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Eban: Israel’s Position in Territories Legitimate Until Peace Treaty Signed

Foreign Minister Abba Eban of Israel said here today that Israel’s position at present in the administered Arab territories is fully legitimate until there is a peace treaty signed which would alter the situation. Eban, appearing at a press conference at the conclusion of the London meeting of the Socialist International Bureau, made his remarks in reference to the resolution adopted Friday by the United Nations General Assembly.

He noted that even the General Assembly, where the Arab states have “an automatic majority” was forced to omit harsh clauses demanding immediate Israeli withdrawal from the territories and implying sanctions for refusal.

Observing that no one has the authority to repeal the Security Council’s Resolution 242, Eban said that if the Assembly vote was examined, “you will find that more of the “interested states’ voted against the resolution or abstained than voted for it.” In the future, he said, Israel would like to see less emphasis on polemics in the UN and more concentration on conciliatory diplomacy.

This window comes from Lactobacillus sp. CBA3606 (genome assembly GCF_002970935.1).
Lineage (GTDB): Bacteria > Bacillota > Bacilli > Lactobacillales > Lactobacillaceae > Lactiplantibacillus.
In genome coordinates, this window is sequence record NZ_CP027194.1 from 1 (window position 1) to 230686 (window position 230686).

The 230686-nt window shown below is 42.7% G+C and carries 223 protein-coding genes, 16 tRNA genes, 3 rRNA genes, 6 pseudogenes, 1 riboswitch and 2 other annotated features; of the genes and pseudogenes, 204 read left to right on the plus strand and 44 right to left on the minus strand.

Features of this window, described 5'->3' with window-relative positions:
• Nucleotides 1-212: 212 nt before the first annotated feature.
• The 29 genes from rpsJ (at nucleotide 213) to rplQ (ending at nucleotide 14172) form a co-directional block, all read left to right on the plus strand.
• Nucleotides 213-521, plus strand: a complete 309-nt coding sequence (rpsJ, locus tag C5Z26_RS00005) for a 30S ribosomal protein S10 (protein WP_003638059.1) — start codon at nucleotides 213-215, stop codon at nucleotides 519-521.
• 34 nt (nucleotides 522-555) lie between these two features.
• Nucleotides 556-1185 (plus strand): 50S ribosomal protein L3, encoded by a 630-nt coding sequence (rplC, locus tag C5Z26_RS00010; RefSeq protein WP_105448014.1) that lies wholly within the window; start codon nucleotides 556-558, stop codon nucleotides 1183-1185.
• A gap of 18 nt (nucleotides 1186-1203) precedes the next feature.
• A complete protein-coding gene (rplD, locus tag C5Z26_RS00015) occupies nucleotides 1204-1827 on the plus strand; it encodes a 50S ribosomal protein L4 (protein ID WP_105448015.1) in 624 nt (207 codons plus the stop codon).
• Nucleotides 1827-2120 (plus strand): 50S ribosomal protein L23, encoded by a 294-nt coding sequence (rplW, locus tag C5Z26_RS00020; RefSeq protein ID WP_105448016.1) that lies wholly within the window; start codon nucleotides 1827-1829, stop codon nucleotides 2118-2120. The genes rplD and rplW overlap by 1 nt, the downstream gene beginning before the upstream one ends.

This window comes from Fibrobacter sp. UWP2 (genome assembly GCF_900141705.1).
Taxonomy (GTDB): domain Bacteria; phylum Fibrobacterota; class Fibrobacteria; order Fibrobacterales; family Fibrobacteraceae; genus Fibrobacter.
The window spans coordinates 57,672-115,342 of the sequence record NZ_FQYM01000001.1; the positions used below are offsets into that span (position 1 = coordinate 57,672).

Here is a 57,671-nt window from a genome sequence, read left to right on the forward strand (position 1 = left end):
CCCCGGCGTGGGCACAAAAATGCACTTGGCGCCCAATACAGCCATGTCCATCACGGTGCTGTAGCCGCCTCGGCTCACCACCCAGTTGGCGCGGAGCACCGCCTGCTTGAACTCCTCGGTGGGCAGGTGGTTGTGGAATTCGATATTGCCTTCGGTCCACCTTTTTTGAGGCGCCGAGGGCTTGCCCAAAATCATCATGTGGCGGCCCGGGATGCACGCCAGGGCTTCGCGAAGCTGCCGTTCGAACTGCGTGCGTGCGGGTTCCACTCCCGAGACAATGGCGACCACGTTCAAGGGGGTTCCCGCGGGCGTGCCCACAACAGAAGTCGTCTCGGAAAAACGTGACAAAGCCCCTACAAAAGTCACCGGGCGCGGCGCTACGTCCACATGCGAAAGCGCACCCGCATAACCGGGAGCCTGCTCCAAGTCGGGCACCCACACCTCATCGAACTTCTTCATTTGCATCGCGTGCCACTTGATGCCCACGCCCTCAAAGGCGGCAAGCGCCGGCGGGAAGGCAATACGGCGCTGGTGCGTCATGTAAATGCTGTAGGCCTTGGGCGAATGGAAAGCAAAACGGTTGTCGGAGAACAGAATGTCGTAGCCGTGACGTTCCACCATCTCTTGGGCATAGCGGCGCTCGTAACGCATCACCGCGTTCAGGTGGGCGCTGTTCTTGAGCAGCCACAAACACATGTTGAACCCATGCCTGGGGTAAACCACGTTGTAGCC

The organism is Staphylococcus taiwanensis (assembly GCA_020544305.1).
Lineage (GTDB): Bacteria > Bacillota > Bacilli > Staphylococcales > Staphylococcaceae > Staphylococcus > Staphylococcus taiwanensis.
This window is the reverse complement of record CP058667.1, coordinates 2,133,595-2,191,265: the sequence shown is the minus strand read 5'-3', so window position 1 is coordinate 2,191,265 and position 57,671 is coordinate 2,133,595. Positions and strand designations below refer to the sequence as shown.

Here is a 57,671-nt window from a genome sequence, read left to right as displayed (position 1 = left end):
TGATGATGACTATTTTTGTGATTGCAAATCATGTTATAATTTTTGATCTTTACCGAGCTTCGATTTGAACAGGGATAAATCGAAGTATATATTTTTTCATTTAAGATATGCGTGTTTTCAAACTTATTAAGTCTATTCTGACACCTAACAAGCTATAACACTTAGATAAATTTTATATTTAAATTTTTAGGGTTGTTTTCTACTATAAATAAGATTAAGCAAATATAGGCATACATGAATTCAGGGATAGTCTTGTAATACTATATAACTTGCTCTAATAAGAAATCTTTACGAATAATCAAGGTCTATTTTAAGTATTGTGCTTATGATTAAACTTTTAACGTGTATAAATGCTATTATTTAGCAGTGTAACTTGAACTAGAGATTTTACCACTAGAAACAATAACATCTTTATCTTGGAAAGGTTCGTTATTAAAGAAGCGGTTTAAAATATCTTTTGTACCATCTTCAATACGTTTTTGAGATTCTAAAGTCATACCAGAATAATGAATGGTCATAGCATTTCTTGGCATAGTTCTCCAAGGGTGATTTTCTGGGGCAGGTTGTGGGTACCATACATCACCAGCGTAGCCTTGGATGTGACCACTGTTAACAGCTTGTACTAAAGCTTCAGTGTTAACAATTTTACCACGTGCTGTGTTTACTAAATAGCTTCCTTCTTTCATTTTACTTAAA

STUDY INTERNATIONAL TERRORISM

The Israeli Foreign Minister appeared at the press conference with Ron Hayward, general secretary of the British Labor Party; Dr. Bruno Pitterman, chairman of the Socialist International, and Hans Janitschek, its secretary general. Eban expressed satisfaction with the action taken at the meeting in the areas of Soviet Jewry and international terrorism.

The Socialist International Bureau decided to reactivate its study group on Soviet Jewry to produce an up-to-date report on recent developments. Eban termed the problem of Jews in the USSR a “needless obstacle” to improved international coexistence. The Bureau also decided to establish a special working committee to study the question of international terrorism.

Eban said the study hoped to discredit the claim by Arab terrorists that they acted from lofty motives and to find means to protect large groups of trade union members endangered by terrorist acts in post offices and at airports. “This is an international problem,” Eban said, “because it constitutes a disruption of international communications, traffic and post. It is an offense to innocent, non-belligerent civilians and no convictions or sentences can possibly justify it.”

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